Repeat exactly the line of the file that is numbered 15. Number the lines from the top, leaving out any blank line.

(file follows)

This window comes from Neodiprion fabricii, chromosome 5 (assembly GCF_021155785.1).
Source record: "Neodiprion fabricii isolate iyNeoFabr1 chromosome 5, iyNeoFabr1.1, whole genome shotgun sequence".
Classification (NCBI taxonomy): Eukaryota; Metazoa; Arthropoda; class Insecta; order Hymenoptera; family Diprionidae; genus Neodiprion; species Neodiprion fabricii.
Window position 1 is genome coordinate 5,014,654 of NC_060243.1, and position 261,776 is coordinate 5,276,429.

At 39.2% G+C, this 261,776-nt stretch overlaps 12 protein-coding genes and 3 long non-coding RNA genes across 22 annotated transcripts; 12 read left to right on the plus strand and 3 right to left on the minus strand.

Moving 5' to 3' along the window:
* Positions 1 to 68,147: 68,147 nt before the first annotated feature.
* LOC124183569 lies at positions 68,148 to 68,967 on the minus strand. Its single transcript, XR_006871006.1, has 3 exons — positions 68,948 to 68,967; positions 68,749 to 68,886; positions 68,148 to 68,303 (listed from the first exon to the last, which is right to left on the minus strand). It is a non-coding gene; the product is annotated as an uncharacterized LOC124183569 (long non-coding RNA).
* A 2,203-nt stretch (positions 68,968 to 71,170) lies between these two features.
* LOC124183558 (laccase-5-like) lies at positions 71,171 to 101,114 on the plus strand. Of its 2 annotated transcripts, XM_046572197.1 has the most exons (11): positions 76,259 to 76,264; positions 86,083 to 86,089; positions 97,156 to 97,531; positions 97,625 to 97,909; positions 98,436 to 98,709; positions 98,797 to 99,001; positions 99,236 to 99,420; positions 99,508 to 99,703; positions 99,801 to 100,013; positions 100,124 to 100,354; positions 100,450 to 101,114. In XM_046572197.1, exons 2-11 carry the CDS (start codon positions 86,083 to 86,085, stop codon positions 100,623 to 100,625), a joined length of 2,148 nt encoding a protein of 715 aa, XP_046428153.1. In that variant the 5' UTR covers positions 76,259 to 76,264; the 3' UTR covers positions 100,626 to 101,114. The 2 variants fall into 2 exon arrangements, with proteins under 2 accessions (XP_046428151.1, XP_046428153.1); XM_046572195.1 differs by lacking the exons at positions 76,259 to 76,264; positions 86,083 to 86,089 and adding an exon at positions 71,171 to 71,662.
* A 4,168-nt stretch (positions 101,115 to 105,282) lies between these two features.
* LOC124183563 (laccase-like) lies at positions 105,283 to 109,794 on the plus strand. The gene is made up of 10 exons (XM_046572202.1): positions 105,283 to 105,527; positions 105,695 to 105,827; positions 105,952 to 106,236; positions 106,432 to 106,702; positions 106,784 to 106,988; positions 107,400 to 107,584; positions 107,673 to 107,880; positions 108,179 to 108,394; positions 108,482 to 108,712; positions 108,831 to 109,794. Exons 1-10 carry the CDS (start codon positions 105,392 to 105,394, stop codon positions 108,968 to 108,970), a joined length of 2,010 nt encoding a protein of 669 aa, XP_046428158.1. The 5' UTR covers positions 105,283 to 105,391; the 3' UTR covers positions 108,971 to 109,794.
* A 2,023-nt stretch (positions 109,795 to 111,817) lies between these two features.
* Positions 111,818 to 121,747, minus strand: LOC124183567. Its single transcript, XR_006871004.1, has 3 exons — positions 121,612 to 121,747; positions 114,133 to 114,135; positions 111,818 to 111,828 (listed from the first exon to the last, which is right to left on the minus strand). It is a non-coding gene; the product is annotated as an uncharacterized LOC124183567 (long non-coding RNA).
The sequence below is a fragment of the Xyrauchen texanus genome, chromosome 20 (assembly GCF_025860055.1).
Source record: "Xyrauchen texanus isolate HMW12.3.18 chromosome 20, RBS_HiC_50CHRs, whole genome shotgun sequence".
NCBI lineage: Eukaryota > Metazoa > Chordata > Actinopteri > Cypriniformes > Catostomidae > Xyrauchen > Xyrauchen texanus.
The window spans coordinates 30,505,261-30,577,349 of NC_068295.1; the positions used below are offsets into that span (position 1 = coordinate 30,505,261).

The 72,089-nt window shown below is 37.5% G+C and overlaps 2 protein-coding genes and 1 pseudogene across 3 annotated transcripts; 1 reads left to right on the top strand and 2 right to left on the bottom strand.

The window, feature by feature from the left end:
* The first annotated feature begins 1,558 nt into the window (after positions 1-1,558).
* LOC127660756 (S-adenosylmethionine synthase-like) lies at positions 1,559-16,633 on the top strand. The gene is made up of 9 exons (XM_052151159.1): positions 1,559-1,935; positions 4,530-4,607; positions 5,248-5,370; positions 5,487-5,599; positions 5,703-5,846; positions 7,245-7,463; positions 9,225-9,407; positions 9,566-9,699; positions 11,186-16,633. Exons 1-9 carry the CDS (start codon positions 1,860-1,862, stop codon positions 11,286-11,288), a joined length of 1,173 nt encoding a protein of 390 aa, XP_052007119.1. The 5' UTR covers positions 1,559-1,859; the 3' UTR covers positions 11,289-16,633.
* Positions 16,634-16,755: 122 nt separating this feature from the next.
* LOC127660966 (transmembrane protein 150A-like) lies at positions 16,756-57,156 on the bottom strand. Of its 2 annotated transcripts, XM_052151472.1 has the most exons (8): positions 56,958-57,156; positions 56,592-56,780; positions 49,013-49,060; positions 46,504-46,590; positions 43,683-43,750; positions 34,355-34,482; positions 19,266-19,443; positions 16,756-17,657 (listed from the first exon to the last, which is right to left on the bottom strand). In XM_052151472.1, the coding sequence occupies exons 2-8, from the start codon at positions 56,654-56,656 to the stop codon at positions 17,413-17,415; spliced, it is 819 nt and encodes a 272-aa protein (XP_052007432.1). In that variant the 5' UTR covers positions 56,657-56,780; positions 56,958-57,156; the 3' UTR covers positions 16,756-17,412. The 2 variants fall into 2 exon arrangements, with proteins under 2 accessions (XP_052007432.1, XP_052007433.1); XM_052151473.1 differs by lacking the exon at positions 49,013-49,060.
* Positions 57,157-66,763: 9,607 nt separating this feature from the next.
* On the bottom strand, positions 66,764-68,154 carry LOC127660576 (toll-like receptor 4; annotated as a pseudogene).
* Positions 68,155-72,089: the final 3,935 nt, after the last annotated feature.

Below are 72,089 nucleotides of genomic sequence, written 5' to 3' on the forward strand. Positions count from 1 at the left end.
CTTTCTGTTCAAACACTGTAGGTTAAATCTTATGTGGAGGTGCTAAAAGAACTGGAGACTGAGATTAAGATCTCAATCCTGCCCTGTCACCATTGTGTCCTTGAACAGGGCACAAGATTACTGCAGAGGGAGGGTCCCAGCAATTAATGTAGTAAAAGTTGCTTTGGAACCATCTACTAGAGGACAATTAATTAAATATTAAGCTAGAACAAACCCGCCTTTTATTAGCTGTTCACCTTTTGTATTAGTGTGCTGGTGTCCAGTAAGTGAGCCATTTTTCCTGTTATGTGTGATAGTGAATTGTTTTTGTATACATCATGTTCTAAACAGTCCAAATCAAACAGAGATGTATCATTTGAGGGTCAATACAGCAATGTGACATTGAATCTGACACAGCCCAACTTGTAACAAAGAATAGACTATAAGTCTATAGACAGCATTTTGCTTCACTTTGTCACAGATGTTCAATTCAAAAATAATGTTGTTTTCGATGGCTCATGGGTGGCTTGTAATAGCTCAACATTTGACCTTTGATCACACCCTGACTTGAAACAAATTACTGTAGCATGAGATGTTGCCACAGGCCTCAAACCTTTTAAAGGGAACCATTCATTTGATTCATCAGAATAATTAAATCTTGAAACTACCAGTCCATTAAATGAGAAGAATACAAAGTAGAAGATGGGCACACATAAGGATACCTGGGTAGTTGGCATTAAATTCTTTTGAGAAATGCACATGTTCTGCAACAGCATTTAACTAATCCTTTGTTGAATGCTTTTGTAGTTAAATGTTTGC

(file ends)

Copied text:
The sequence below is a fragment of the Xyrauchen texanus genome, chromosome 20 (assembly GCF_025860055.1).